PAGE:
I’m a stay-at-home Mom in Wilton, New Hampshire in my mid-fifties.  Like many women my age, I’ve had multiple careers over the years.  I’ve been an elementary school teacher, a college administrator, and a senior technical writer at a major computer corporation.

Since my son was born thirteen years ago, I’ve focused on his upbringing, homemaking, as well as volunteering at schools and in the community,  taking the occasional part-time job, and dealing with the personal challenges that life inevitably presents.  One of my favorite volunteer jobs was designing, planting, and maintaining flower boxes in downtown Wilton through the Wilton Main Street Association, which I did for five years.  I learned so much about plants, both annuals and perennials, pouring over books I bought on container gardening.  Through trial, and much error, I learned what worked and what didn’t.  Who would have thought that such an innocent looking plant like a calibroacha could have such ruthless roots, choking out other plants!  Planning the boxes was more exciting than Christmas for me; maintaining them through the dog days of summer, however, was another story.

My greenhouse and gardenAt home, I have a 300 square foot organic vegetable and flower garden.  I have six raised beds, which are so much easier to plant and maintain than the 100 square foot in-ground garden I used to have.  I have to confess that as the years go on, I’m growing more flowers than vegetables.  I really need to get going on a dedicated flower garden – I have the plans, just need the time.  When I go into my garden and my small greenhouse, it’s my refuge from whatever calamity has come my way.  Just the sight of my flowers, especially Zowie Zinnias, brightens my day.

I started attending community garden tours about four years ago.  I think the first was in Wilton, organized by the Wilton Main Street Association to raise funds.  Driving around Wilton, discovering areas I hadn’t seen before, reminded me of my days as Yard Sale Queen when my son was first born.  With yard sales, it was the thrill of the hunt for great bargains; with the garden tours, it’s seeing what people have done to beautify their environment with whatever time and resources they have.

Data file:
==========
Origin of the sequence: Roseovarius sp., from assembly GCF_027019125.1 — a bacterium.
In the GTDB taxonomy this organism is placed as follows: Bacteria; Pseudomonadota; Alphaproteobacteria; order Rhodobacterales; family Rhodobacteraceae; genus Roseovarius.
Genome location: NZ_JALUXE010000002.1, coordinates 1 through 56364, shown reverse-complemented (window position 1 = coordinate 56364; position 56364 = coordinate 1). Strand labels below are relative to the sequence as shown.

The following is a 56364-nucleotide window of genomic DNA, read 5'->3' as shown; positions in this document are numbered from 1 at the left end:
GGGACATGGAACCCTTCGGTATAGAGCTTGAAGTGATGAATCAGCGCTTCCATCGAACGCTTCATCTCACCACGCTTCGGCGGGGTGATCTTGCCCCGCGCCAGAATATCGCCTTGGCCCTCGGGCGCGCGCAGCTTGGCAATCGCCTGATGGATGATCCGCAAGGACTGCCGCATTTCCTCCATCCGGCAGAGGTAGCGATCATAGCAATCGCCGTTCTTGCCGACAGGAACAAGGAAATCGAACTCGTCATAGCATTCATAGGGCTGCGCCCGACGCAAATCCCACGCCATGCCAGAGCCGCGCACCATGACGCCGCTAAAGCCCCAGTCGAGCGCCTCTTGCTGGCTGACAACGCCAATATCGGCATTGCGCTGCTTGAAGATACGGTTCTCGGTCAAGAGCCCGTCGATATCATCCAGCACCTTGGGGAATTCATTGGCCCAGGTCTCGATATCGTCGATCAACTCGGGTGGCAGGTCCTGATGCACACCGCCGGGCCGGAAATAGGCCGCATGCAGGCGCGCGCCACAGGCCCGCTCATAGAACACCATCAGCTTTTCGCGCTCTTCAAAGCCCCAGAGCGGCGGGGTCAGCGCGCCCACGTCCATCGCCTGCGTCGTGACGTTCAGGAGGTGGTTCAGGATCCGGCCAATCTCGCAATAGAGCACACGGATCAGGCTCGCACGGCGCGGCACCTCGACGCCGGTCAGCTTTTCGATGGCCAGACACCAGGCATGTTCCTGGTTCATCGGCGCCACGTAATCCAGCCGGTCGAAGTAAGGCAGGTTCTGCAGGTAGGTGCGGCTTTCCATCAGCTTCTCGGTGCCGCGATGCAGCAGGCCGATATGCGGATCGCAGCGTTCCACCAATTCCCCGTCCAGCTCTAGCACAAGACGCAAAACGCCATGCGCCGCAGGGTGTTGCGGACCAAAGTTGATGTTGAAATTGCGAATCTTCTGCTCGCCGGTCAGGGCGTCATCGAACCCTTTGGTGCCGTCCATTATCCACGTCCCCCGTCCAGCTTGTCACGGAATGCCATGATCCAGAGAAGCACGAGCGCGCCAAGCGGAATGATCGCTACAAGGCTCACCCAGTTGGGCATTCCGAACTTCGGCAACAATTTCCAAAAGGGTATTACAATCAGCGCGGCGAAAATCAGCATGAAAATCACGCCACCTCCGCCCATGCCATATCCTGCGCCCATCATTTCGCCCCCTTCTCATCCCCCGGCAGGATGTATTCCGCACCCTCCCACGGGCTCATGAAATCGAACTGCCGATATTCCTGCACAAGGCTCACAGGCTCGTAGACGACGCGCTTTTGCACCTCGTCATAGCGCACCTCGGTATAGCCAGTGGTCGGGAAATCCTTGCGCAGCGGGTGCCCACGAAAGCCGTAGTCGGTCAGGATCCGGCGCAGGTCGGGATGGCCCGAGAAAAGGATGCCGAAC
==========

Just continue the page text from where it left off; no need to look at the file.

And to be truly candid, like a lot of people, I’m curious about how others live.  I enjoy seeing other people’s homes and property, and hearing what they have done to create or improve both.  I never cease to be impressed with the amount of time, effort, and ingenuity that home gardeners put into their creations.  As varied as these gardens are, the one thing they all have in common is that the work is never done; there’s always a project to finish or a new project on the horizon.

I will admit that as much as I know about plants, I am woefully ignorant about the actual names of many plants.  Garden tours help me to learn those names as well as get ideas of plants that might do well on my own property and how to combine them in exciting visual displays.

Last summer, I wanted to find out about garden tours in other communities and was very frustrated with not finding the information on the internet.  So that’s when I thought of creating this website.  I want it to be an online kiosk for community garden tour information as well as for other garden events.  I could not have done this website without the considerable help of my husband who has spent countless hours programming this site and ironing out the inevitable glitches.  He’s the webmaster that makes this site so awesome!  Thank you with lots of love.